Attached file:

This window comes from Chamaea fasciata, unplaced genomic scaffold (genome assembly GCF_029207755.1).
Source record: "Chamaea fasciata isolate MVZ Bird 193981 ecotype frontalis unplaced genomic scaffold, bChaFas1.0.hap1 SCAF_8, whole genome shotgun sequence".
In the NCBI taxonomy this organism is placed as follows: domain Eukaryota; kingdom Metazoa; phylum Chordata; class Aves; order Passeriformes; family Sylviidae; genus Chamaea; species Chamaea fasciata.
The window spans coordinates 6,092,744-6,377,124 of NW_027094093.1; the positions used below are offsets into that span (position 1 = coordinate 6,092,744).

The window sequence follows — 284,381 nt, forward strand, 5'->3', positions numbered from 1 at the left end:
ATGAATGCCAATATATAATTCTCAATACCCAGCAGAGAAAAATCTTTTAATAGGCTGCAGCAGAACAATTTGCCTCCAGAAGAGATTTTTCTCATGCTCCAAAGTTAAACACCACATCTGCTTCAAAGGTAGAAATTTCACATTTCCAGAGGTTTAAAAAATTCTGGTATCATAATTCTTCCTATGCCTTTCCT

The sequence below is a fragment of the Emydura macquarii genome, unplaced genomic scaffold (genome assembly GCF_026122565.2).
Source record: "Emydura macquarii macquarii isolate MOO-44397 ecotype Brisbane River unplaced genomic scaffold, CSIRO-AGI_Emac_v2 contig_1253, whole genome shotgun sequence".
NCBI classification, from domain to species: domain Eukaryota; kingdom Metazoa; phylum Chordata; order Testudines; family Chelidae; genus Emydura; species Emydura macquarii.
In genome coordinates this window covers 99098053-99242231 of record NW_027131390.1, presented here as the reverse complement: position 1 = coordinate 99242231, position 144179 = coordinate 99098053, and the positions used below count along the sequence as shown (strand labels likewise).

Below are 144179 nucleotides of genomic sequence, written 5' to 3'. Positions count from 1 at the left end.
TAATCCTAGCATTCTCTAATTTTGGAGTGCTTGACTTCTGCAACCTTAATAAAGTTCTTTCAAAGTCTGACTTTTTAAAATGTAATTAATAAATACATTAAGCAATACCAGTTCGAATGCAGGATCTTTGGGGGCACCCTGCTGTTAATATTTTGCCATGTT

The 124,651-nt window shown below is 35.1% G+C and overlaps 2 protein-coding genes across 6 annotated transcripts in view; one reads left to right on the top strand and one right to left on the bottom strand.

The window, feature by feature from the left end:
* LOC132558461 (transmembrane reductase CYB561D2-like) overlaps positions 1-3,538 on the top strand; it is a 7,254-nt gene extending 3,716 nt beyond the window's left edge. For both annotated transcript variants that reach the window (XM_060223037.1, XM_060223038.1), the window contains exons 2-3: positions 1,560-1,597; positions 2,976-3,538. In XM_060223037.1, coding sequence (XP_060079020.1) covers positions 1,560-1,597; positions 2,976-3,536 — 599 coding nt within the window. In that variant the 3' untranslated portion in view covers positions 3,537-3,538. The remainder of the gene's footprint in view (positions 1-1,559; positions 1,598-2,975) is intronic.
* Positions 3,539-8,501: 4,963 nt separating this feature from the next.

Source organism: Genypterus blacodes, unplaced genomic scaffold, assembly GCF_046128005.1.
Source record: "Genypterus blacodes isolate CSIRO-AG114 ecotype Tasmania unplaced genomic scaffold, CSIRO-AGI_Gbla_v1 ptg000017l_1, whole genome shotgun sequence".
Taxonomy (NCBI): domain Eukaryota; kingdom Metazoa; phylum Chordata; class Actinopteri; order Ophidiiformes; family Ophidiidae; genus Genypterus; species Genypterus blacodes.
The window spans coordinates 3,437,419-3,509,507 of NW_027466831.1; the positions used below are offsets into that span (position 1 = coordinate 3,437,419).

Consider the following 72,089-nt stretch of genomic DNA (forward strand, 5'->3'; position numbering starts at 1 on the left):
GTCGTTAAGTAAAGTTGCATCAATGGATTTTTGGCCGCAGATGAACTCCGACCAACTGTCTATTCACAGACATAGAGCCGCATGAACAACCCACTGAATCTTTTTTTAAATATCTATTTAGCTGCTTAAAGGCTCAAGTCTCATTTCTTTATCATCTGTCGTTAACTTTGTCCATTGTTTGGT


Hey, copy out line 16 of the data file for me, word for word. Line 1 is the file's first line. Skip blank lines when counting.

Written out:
* Positions 3,539-8,501: 4,963 nt separating this feature from the next.